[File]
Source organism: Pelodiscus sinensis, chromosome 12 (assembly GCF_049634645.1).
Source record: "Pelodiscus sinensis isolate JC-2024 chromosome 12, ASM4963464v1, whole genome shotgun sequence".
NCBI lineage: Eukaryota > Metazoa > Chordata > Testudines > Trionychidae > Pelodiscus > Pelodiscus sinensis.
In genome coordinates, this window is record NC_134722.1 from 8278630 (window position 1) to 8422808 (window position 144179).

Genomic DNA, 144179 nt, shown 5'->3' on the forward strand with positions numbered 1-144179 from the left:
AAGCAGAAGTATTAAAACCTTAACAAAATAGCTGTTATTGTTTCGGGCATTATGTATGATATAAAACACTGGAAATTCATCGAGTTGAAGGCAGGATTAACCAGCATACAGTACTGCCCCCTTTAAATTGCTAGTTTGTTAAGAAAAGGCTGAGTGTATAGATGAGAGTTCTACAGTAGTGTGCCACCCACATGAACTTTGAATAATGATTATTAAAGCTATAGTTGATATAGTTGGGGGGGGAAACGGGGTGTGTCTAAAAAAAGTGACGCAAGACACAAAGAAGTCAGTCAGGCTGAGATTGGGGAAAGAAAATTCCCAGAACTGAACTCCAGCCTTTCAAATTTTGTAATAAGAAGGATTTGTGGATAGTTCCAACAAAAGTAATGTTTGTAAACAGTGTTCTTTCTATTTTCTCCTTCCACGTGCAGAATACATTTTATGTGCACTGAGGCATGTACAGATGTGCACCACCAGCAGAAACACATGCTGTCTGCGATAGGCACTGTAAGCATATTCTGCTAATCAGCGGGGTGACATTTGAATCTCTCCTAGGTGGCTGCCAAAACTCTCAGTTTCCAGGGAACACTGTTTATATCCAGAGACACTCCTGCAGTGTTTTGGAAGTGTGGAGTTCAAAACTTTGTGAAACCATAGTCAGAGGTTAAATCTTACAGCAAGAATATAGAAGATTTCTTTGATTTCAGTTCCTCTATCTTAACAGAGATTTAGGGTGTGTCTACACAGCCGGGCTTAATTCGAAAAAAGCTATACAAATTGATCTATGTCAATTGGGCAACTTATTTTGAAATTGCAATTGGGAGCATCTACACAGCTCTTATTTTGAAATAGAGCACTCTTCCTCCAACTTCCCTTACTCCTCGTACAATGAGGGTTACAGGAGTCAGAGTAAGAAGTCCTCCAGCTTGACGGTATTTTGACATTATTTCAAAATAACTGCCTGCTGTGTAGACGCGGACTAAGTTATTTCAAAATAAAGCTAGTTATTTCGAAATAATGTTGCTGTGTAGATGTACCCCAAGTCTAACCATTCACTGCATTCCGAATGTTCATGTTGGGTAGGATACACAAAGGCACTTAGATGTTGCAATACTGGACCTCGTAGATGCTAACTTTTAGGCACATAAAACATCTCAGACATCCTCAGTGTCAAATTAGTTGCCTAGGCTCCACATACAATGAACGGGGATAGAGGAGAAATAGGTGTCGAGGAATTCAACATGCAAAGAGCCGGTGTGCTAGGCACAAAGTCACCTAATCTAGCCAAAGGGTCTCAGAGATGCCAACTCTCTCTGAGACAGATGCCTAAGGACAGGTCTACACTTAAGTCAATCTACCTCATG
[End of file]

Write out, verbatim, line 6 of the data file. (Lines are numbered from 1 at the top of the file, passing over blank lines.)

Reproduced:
AAGCAGAAGTATTAAAACCTTAACAAAATAGCTGTTATTGTTTCGGGCATTATGTATGATATAAAACACTGGAAATTCATCGAGTTGAAGGCAGGATTAACCAGCATACAGTACTGCCCCCTTTAAATTGCTAGTTTGTTAAGAAAAGGCTGAGTGTATAGATGAGAGTTCTACAGTAGTGTGCCACCCACATGAACTTTGAATAATGATTATTAAAGCTATAGTTGATATAGTTGGGGGGGGAAACGGGGTGTGTCTAAAAAAAGTGACGCAAGACACAAAGAAGTCAGTCAGGCTGAGATTGGGGAAAGAAAATTCCCAGAACTGAACTCCAGCCTTTCAAATTTTGTAATAAGAAGGATTTGTGGATAGTTCCAACAAAAGTAATGTTTGTAAACAGTGTTCTTTCTATTTTCTCCTTCCACGTGCAGAATACATTTTATGTGCACTGAGGCATGTACAGATGTGCACCACCAGCAGAAACACATGCTGTCTGCGATAGGCACTGTAAGCATATTCTGCTAATCAGCGGGGTGACATTTGAATCTCTCCTAGGTGGCTGCCAAAACTCTCAGTTTCCAGGGAACACTGTTTATATCCAGAGACACTCCTGCAGTGTTTTGGAAGTGTGGAGTTCAAAACTTTGTGAAACCATAGTCAGAGGTTAAATCTTACAGCAAGAATATAGAAGATTTCTTTGATTTCAGTTCCTCTATCTTAACAGAGATTTAGGGTGTGTCTACACAGCCGGGCTTAATTCGAAAAAAGCTATACAAATTGATCTATGTCAATTGGGCAACTTATTTTGAAATTGCAATTGGGAGCATCTACACAGCTCTTATTTTGAAATAGAGCACTCTTCCTCCAACTTCCCTTACTCCTCGTACAATGAGGGTTACAGGAGTCAGAGTAAGAAGTCCTCCAGCTTGACGGTATTTTGACATTATTTCAAAATAACTGCCTGCTGTGTAGACGCGGACTAAGTTATTTCAAAATAAAGCTAGTTATTTCGAAATAATGTTGCTGTGTAGATGTACCCCAAGTCTAACCATTCACTGCATTCCGAATGTTCATGTTGGGTAGGATACACAAAGGCACTTAGATGTTGCAATACTGGACCTCGTAGATGCTAACTTTTAGGCACATAAAACATCTCAGACATCCTCAGTGTCAAATTAGTTGCCTAGGCTCCACATACAATGAACGGGGATAGAGGAGAAATAGGTGTCGAGGAATTCAACATGCAAAGAGCCGGTGTGCTAGGCACAAAGTCACCTAATCTAGCCAAAGGGTCTCAGAGATGCCAACTCTCTCTGAGACAGATGCCTAAGGACAGGTCTACACTTAAGTCAATCTACCTCATG